Why convertible bonds are the asset class of the time



IN THE MIDDLE March of last year, as the coronavirus pandemic was setting in, a U.S. private equity boss was asked how his industry would cope with the shock. Companies owned by buyout companies would first seek to get into debt wherever and whenever they could. Raising equity from private equity investors would be a last resort. “I think you’ll see the same thing in government markets – a lot of convertible issues,” he said. Sure enough, there was soon a wave of massive sales of convertible bonds by cruise lines, airlines and retailers.

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A convertible is a bond with an option to exchange for common stock. Last year, $ 159 billion was issued worldwide, according to figures compiled by Calamos Investments, an asset manager. This was roughly double the value of convertibles issued in 2019. So far this year around $ 100 billion has been issued. An asset class that has gone out of fashion is making a comeback. This is because convertibles are well suited to rapidly changing conditions.

To understand why, start with a few basics. A convertible bond has the usual characteristics of a garden-variety bond: a principal to be repaid at maturity, an interest coupon paid once or twice a year and so on. In addition, the issuer grants the bondholder the right to convert the principal into a fixed number of shares. This number, known as the conversion rate, is usually set in such a way that it is only worth exercising the option if the share price increases by 30-40%. The option is therefore “out of the money” when the convertible is issued. A company with a share price of, say, $ 15 could set the conversion rate for a $ 1,000 bond at 50. At that rate, it would make economic sense to exchange the bond for stocks. only if the stock price reached $ 20 (that is, $ 1,000 divided by 50). In exchange for the stock option, convertibles pay a lower interest rate. Typically, they have a coupon about half that of a regular bond.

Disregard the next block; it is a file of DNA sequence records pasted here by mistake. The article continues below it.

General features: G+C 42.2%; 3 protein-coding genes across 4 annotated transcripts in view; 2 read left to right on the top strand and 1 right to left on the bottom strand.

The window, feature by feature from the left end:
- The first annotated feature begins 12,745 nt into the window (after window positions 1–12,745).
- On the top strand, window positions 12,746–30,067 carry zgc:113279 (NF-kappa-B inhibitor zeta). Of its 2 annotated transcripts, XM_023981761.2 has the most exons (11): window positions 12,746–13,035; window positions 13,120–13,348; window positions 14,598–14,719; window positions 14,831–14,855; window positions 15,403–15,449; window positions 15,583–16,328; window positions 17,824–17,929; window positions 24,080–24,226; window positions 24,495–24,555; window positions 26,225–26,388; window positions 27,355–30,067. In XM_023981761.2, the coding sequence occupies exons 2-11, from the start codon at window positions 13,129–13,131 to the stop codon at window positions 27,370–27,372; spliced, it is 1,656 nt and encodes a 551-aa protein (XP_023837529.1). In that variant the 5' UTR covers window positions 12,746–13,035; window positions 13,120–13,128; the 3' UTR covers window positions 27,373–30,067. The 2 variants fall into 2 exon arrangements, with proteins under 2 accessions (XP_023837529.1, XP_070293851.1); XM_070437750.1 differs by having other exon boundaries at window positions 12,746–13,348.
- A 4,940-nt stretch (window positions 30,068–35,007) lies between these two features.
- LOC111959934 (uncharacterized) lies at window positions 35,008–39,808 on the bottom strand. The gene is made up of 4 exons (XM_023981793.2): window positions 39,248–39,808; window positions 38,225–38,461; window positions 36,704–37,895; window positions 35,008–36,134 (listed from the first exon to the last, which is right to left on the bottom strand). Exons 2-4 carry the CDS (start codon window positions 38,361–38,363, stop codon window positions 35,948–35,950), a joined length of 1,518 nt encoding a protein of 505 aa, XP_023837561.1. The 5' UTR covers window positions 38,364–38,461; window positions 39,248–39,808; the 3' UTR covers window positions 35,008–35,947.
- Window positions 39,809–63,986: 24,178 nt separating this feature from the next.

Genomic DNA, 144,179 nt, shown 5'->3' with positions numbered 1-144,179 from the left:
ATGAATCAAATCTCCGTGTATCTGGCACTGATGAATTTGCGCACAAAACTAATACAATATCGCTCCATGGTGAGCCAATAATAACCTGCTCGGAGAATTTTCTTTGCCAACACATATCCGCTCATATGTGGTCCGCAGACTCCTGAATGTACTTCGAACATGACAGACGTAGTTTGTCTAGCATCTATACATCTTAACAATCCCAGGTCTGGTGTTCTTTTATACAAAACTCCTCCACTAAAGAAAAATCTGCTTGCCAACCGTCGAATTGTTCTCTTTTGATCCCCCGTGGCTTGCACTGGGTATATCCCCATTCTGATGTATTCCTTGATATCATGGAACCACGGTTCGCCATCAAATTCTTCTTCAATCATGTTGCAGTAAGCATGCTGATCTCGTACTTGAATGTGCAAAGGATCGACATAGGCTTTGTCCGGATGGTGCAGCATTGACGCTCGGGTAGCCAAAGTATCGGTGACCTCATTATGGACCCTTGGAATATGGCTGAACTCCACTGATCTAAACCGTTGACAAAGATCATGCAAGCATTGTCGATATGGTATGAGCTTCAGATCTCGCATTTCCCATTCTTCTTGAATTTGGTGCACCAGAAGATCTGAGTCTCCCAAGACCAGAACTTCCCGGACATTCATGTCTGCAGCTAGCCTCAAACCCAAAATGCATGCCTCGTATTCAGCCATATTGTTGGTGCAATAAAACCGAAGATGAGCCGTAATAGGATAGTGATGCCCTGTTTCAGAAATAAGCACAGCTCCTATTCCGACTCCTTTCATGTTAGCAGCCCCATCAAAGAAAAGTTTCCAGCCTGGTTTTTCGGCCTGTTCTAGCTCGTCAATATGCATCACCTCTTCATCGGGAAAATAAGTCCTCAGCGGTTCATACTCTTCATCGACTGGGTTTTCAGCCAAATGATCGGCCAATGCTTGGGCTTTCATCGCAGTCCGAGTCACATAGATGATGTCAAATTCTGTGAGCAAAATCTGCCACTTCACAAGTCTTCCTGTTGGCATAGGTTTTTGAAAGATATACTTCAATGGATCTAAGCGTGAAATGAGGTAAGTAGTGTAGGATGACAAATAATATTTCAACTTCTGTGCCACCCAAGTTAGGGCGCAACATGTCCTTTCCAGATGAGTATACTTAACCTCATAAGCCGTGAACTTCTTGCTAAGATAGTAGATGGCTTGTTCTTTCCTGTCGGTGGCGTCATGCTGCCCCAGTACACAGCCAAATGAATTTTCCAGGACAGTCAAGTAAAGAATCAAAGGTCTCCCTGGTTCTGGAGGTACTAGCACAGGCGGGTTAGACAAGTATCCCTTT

Convertibles can be complex securities, but in some circumstances they have clear advantages over debt or equity securities for issuers and investors. This is the case for unproven businesses in capital-hungry businesses. (Until recently, Tesla was a large issuer of convertibles, for example.) The founders of such companies are often reluctant to issue shares because it dilutes their ownership. They would rather issue debt. But bond investors could charge a high interest rate to offset the risk of default. Convertible bonds can be an ideal compromise. Investors are prepared to accept a lower interest rate in return for part of the rise in stocks. For business owners, convertibles are less dilutive than common stocks. New shares are issued later at a much higher price, if at all.

About 60% of the volume of issues so far this year has come from companies listed for less than three years, explains Joseph Wysocki of Calamos. But the cyclical companies of the old economy are also emitters. Some, like Carnival Cruises and Southwest Airlines, used convertibles last year to raise “bailout” funds at lower interest rates and without immediate dilution. Others use them to fund investments: Ford Motor sold $ 2 billion in convertible bonds in March, for example.

This wave of broadcasts is quite a change. The convertible market was previously rather moribund, even as high yield bonds and leveraged loans boomed. The absence of significant inflation has resulted in a steady decline in long-term interest rates. Bond investors benefited from healthy capital gains. At the aggregate level, the trend in US corporate finance was to swap equity for debt, not the other way around.

Today’s challenges are different. A big concern is that inflation and interest rates are at the start of an uptrend. In a world where inflation is high, it would be more difficult to raise capital by issuing corporate bonds. The face value of the bond upon redemption would be much lower in real terms. Conversely, convertible bonds offer some protection. They are “nominal assets with a call option embedded on a real asset,” writes Dylan Grice of Calderwood Capital, an alternative investment boutique. The option to convert to shares offers the bondholder some indexation to rising consumer prices.

Convertibles have already proven themselves. They were almost tailor-made for the circumstances of spring 2020. Big changes require flexible forms of capital. And it’s easy to imagine further economic dislocations on the horizon. Convertibles are the asset class of the time.

This article appeared in the Finance & economics section of the print edition under the title “Classic convertible”


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